Barbara Boehm Miller
Fiction writer and creator of the character, Lola Rolls

Good Lessons from a Bad Dog

Posted By on Monday, November 30th, 2020

They want to know if you are a good dog. “Who’s a good dog?” they ask, and they press the point with single-minded insistence, “Is it you? Is it?”

Your people, the ones you live with, the ones you love, take you to a place called “boarding,” where they want you to stay with the other dogs, the alleged good ones, who accept the absence of their people with good-natured resignation. These are the creatures who believe you can only change the system by working within the system.

You know better though. Even though your people tell you to be a good dog and say everything will be fine at boarding, it is plain  that they do not like leaving you there. Once they have gone, you growl and snap because it is not in you to serve another master. You know you are not supposed to be in that place and so you resent these other people who would lead you about and despise the lop-eared credulity of the other dogs, the good ones who cause no problems. You stand by your convictions.

Months later, you experience the springy texture of damp, packed sand under your paws as you run down the beach chasing after the frisbee thrown by one of your people. You see then  the reward for discernment, for being true to yourself: good dogs get boarded, but bad dogs go on vacation.

Strangers want to pet you. The softness of your fur and the pliable smoothness of your ears seem to invite their touch. You are not a pillow though or a sweater hanging on a rack. You are a living being with clear preferences. You snarl, lunge, and snap, and sometimes you break the skin with your teeth. After that, they keep their hands to themselves.

You like to chase other animals: rabbits, squirrels, cats, and deer. Your ferocity and determination are genuine in these pursuits. You run toward the trio of deer standing on top of the hill, sprinting as fast you can through the long yolk-colored grass. You know your people can now only see you as movement in the field. The deer get away unharmed, like they always do. Your body was not bred for speed or endurance, but still you retain the vital stamp of your wolf ancestors. When all is said and done and breed standards be damned, the wildness in your heart has not been not eroded.

You love your people and so you protect them and are loyal to them as only a dog can be. You know too who your people love. One of your people refers to various others as her friends, but you know that group is more like a set of circles placed one inside the other. The smallest one contains fewer people than she thinks. In the same way that you lean into her to have your back scratched or ears rumpled, she too leans into them. You love these small-circle friends as well and seek out their attention and praise.

You like to be in the kitchen when food is being cooked or lurking near the table when it is being eaten. Your people admonish you not to beg, tell you to move out of the way. You are expelled from the kitchen on a routine basis, when your person, the one who is cooking, says you must get out. “Go, go now,” she says. And so you leave, but you make your way back in, little by little, while she is distracted, until you have resumed your former position. “How did you get back in here?” she might ask. Her sigh, loud and exaggerated, is more resonant and pleasing than she realizes. You push your nose against her leg. She pets you, scratching behind your ears with such vigor that you grunt in satisfaction. She washes her hands and goes back to chopping and arranging the components of dinner. Every time, without fail, there is some loose bit or piece that doesn’t fit in with the cooking or that is somehow extra. These delicious bits are tossed in the air to you. Persistence and patience win out. It never pays to stay away.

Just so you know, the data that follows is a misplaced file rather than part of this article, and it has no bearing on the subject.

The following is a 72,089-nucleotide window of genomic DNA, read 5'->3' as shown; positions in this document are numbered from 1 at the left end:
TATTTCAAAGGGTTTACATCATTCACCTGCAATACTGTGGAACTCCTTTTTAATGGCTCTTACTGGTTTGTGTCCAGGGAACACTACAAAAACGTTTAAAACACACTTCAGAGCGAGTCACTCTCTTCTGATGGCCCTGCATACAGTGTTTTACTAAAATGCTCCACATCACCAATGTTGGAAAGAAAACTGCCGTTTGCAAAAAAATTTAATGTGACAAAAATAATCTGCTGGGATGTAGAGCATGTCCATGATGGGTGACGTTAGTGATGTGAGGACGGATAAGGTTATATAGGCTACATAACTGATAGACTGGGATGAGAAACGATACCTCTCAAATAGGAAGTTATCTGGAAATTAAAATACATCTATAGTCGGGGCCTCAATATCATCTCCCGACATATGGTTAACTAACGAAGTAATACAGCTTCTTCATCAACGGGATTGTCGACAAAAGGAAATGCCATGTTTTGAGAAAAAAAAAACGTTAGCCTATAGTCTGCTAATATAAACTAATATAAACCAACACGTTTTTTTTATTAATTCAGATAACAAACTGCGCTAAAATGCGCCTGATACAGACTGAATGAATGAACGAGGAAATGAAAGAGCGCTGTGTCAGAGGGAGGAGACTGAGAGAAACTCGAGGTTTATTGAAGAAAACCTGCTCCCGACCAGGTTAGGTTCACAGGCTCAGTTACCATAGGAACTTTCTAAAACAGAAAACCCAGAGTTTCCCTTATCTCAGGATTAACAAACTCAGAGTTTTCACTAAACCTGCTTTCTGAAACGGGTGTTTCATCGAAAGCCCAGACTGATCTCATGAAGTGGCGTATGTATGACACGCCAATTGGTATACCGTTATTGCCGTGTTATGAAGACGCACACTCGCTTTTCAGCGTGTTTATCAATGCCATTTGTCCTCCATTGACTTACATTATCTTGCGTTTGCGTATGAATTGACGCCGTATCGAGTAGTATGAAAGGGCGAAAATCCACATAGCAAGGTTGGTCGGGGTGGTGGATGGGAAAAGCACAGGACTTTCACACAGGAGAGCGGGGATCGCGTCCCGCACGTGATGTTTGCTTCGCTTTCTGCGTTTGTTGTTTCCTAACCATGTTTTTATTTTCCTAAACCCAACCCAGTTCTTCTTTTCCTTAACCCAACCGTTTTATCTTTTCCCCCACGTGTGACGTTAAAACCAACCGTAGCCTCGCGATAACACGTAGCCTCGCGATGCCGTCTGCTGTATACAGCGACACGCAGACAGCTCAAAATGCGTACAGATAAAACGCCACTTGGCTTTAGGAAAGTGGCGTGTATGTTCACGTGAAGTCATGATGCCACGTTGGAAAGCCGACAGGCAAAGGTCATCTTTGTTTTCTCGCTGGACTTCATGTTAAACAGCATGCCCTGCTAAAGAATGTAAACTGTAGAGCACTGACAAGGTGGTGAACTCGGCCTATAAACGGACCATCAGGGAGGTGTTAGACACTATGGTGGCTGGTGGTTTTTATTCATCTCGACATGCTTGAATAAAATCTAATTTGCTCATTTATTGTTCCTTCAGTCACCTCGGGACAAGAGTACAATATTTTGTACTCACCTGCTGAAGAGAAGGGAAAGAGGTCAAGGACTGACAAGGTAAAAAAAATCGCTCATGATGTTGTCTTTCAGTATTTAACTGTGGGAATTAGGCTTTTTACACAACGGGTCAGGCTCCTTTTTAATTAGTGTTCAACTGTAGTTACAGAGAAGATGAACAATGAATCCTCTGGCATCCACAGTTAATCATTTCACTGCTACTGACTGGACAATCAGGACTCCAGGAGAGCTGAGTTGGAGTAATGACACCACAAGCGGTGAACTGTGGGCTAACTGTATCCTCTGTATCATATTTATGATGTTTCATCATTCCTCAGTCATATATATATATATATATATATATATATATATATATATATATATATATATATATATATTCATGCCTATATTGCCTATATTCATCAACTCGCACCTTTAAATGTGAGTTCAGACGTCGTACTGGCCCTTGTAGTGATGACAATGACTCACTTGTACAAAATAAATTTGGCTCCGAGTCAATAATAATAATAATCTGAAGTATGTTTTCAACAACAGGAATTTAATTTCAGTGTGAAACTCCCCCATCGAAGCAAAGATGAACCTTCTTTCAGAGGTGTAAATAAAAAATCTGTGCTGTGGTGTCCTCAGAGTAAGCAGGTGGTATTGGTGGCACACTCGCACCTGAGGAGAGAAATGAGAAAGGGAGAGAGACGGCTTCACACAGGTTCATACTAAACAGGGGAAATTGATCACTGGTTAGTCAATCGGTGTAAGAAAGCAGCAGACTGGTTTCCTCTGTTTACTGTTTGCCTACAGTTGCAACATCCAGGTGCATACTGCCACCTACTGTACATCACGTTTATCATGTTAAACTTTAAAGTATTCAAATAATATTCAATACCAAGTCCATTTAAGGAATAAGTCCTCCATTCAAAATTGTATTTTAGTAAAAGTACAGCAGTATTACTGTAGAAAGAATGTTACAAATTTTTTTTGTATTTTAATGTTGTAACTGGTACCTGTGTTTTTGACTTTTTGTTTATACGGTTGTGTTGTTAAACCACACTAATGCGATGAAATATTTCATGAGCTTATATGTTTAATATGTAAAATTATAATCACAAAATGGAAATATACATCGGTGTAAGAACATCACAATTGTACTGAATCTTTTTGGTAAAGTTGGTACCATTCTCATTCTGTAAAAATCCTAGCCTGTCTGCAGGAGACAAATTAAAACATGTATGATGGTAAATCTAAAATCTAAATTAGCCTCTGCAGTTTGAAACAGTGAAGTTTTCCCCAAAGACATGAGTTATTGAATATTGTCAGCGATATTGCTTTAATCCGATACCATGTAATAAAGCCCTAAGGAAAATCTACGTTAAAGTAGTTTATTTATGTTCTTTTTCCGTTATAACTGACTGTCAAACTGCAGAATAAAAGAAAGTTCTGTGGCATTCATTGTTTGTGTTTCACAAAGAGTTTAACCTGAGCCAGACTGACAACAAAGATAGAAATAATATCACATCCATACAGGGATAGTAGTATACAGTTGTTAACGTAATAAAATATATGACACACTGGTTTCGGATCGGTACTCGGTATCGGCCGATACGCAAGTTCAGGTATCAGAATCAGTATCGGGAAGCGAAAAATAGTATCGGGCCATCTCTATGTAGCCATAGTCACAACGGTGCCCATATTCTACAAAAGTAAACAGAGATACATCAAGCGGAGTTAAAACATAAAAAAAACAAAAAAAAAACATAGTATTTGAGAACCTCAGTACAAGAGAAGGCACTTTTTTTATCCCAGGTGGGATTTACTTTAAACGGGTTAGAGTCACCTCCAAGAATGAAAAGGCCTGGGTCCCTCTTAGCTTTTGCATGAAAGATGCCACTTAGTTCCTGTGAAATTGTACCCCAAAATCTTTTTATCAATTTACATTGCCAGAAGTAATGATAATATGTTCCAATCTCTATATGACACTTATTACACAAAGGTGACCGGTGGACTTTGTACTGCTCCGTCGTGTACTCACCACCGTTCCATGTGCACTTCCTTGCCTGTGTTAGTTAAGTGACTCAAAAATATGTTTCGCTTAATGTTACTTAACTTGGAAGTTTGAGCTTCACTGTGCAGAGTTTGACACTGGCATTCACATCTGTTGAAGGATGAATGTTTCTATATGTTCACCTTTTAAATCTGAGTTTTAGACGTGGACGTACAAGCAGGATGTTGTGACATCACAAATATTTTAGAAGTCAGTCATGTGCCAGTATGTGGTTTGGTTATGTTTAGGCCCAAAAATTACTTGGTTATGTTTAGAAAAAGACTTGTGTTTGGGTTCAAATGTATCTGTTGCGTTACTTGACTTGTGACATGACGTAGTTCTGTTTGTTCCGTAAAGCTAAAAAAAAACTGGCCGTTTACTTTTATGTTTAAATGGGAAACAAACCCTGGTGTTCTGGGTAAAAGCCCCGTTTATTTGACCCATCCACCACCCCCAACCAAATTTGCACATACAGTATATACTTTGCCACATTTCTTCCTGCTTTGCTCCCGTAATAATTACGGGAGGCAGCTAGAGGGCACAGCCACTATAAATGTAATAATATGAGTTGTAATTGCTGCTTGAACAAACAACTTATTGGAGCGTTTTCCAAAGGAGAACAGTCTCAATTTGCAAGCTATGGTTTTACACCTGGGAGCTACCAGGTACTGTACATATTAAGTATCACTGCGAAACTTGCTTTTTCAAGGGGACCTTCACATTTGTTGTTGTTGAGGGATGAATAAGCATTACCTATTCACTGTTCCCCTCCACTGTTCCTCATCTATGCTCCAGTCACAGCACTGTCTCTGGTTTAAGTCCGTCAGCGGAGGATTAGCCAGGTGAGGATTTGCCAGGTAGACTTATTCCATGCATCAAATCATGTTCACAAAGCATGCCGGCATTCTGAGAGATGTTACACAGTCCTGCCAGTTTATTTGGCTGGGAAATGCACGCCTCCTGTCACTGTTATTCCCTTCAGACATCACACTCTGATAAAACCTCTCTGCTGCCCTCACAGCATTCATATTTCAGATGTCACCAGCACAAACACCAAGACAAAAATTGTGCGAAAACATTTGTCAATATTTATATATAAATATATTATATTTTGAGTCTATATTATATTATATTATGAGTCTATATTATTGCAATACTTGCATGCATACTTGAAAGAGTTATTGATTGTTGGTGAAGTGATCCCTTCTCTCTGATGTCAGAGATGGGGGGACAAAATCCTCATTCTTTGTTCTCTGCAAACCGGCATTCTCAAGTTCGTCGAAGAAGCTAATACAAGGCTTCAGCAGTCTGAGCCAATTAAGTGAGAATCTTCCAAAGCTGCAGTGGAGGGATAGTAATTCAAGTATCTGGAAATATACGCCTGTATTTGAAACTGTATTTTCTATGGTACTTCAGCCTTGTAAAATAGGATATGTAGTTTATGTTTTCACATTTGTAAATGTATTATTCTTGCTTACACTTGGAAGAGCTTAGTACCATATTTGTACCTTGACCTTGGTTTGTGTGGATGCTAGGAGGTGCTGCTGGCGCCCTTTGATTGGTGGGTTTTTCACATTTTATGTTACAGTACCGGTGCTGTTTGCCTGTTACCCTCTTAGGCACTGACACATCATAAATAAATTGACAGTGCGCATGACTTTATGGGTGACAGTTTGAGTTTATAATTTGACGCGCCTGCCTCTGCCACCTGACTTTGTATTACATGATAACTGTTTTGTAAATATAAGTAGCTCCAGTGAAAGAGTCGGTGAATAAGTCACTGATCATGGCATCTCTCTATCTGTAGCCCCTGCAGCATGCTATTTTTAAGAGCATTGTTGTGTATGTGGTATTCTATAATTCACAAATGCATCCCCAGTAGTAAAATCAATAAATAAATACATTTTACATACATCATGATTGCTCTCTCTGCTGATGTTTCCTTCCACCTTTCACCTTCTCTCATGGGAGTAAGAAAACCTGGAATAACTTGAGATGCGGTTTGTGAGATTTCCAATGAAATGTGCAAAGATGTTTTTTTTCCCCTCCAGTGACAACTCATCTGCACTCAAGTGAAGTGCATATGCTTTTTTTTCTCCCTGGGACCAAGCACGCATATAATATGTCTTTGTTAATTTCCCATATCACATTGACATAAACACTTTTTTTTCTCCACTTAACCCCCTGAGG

One day, your people leave for an afternoon. You see nothing strange in this. Then the front door blows open without warning, so you race to the entryway, barking in a wild, savage voice, ready to attack the person who would intrude upon your home. There is no one there. It was only the wind. Your heart still pounding with adrenaline, you assess the situation. The door cannot stand open when your people are not home. So you exit the house and sit at full attention on the damp, sisal welcome mat. People and dogs pass by; you even spy a plump squirrel on the edge of the lawn, eating something from its tiny hands. You have heard the compliments heaped on other dogs, exclamations of how those dogs just love people and wouldn’t hurt a fly and like saying hello to everyone. You are not them. You are not some good-natured doofus who would put her paw in anyone’s lap. You will not be distracted.  You remain alert and tense, a fierce, devoted protector.

You let down your guard only when  your people return. “How did you get out here?” they ask. They piece the story together. They forgot to pull on the knob to make sure the door was tightly shut. “And you sat on the porch and guarded the house the entire time?” They pet and kiss you and feed you a slice of cold, orange cheese because they know it is your favorite. You are praised and rewarded. Your actions are described as “amazing.” These people that you love call you a good dog.

As you bask in their love and attention, you discover an essential fact. Dogs are very lyrical, and so to you this understanding is, like ee cummings would say, the root of the root and the bud of the bud. It is the wonder keeping the stars apart. No matter if you are a good or a bad dog, your people, the ones lean into, will love you just the same.


Barbara Boehm Miller
Fiction Writer and Creator of the Character, Lola Rolls

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